Q: How often do you perform clinical rounds?

TJ: Never enough, but I always try to complete them as often as I can. Most times I decide it's time for me to pop into one unit or another, and I will just take a walk out of my office into the unit. I also make sure I meet with key physicians and clinical staff daily because it's very important to stay close to the clinical teams.

Q: How do you think your routine is different from non-academic medicine healthcare executives?

TJ: The thing that's different for academic CEOs is that they are responsible for three missions. Leaders in academic medicine have the clinical responsibilities, but must also focus on research and education. Academic medicine physicians are always thinking about how to be the best at all three, and as an academic medical center CEO I've got to think in the same way. Obviously patient care is top priority, but research and education also matter. So, our conversations tend to cover all three missions — not just one.

Q: What do you consider the hardest part of your day?

TJ: Since it takes a while to get on my calendar, I need to ensure I am managing my own emotions to maintain my focus so everyone gets the attention they deserve. I owe my full attention to the people who waited to meet with me, no matter what happened during the previous part of the day or in the meeting before. All of us are impacted by our days, but one of my main responsibilities is to minimize that impact so others get the best, even-tempered, focused leader.

Q: What is the most rewarding part of your day?

TJ: Working with clinical teams and patients. That is why I do this job; it's the part that is so rewarding. We are coming up on our 10-year anniversary of Keck Medicine of USC, and all the clinical teams have been talking about our accomplishments and growth over the last decade. This conversation is just so rewarding.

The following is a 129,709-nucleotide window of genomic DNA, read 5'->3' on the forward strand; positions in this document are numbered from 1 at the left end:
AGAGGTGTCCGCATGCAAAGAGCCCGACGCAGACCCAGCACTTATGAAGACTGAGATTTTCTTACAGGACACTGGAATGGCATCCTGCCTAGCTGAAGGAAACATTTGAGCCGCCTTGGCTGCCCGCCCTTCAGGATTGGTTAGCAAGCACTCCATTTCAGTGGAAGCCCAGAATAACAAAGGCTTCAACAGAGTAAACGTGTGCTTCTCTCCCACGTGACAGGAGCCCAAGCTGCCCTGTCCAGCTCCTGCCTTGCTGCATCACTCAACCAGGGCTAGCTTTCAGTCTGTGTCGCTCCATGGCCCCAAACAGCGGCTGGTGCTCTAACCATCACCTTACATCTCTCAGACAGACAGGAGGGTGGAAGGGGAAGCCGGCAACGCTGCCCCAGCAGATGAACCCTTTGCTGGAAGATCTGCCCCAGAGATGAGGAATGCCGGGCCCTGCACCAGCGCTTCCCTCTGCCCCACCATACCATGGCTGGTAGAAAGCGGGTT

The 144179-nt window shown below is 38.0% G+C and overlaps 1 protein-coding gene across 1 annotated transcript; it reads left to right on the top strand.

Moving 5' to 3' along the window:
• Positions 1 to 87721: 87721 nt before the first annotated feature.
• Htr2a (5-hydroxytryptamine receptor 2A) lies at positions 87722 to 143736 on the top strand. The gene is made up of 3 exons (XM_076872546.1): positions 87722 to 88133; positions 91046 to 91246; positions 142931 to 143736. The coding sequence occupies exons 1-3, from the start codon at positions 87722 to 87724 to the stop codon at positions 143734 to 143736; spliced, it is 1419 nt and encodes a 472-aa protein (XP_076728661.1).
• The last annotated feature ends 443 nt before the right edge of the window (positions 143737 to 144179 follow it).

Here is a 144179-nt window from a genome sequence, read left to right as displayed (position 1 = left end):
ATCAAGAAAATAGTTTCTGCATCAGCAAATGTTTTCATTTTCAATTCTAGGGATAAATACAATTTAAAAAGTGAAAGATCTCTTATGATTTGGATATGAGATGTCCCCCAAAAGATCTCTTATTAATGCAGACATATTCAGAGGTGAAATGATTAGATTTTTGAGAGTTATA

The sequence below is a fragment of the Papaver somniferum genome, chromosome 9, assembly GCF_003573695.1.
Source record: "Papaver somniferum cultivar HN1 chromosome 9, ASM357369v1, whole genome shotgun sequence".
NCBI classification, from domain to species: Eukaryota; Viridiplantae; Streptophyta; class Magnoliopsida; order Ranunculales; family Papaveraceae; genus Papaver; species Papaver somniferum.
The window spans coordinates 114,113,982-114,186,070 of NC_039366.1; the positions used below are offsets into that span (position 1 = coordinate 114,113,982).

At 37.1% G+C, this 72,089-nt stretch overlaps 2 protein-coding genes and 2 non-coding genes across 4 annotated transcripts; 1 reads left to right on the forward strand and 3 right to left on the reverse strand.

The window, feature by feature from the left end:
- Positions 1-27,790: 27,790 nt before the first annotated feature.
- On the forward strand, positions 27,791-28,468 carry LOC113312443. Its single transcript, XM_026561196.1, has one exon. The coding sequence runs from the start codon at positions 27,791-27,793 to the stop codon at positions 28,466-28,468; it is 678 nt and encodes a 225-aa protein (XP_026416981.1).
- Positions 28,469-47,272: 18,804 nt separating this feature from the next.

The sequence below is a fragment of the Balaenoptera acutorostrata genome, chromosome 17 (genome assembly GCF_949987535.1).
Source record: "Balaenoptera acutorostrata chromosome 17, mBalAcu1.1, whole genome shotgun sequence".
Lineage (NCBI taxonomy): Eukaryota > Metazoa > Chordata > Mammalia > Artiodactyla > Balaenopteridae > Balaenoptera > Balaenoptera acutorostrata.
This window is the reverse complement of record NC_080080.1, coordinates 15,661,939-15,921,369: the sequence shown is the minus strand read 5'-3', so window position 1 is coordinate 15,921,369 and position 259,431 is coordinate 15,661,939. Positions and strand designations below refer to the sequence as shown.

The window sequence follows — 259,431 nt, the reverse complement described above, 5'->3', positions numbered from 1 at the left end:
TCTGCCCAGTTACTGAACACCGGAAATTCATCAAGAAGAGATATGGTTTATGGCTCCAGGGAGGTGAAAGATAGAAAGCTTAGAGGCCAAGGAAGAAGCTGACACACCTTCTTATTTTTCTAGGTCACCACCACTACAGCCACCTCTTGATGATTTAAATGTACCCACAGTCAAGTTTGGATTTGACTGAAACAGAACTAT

Q: What is the last thing you do when you leave the office?

TJ: Most of my days start the same way, but very few end the same way. We have three hospitals and 60 ambulatory sites, plus the university campus. So many afternoons I spend at the other sites. However, if I were in my office, the last thing I do is sit down with my assistant and go through my schedule for tomorrow and peek at the week ahead to make sure we're on schedule.

Q: Do you do any work at home? Why or why not?

TJ: Yes. I always prepare for the day ahead. I write down my notes and look through my schedule; I even look a week or two ahead, just to make sure I'm on track. There are board meetings, meetings with key trustees, and other hospital CEOs, so I always prepare for those. Secondly, I also look through emails at home and respond to them on the weekend. However, I have learned to be very careful not to email my team on weekends unless it's important. I want people to have a break from work. I think it's important for them to maintain their work-life balance. If I send emails on Sunday, they're going to feel like they need to send emails on Sunday, so I minimize that.

The other part of what I consider my work is reading. I'm an avid reader. At the end of the day I come home and read about things I want to get a better grasp on. I am very interested in reading healthcare information, but I also read about innovation and what's the latest in other industries. There is so much to learn as a CEO. I also read history. There are always incredible parallels between what's happened before and what's happening now in our industry and society.

Q: How do you unwind at the end of the day?

TJ: My true unwinding moment is when I start to read history, because I'll get caught up in the time and the place. Reading history allows me time to gain perspective. I love reading about challenges and how leaders addressed them. I am not a major TV watcher. I'll watch a bit of TV, but it's rare.